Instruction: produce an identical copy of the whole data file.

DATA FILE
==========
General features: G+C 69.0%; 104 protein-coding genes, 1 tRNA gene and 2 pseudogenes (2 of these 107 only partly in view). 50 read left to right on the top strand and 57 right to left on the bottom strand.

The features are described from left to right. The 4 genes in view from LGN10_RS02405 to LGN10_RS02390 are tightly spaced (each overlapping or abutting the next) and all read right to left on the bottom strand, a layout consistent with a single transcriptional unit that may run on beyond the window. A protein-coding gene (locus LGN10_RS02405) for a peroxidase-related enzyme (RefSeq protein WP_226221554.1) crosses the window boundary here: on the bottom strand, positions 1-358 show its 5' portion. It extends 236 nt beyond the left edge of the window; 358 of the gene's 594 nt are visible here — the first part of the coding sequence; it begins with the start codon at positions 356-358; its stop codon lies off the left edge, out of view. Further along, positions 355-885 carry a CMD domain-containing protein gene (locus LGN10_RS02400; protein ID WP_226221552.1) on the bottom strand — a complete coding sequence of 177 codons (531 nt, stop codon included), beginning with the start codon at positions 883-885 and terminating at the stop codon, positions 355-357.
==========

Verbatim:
General features: G+C 69.0%; 104 protein-coding genes, 1 tRNA gene and 2 pseudogenes (2 of these 107 only partly in view). 50 read left to right on the top strand and 57 right to left on the bottom strand.

The features are described from left to right. The 4 genes in view from LGN10_RS02405 to LGN10_RS02390 are tightly spaced (each overlapping or abutting the next) and all read right to left on the bottom strand, a layout consistent with a single transcriptional unit that may run on beyond the window. A protein-coding gene (locus LGN10_RS02405) for a peroxidase-related enzyme (RefSeq protein WP_226221554.1) crosses the window boundary here: on the bottom strand, positions 1-358 show its 5' portion. It extends 236 nt beyond the left edge of the window; 358 of the gene's 594 nt are visible here — the first part of the coding sequence; it begins with the start codon at positions 356-358; its stop codon lies off the left edge, out of view. Further along, positions 355-885 carry a CMD domain-containing protein gene (locus LGN10_RS02400; protein ID WP_226221552.1) on the bottom strand — a complete coding sequence of 177 codons (531 nt, stop codon included), beginning with the start codon at positions 883-885 and terminating at the stop codon, positions 355-357.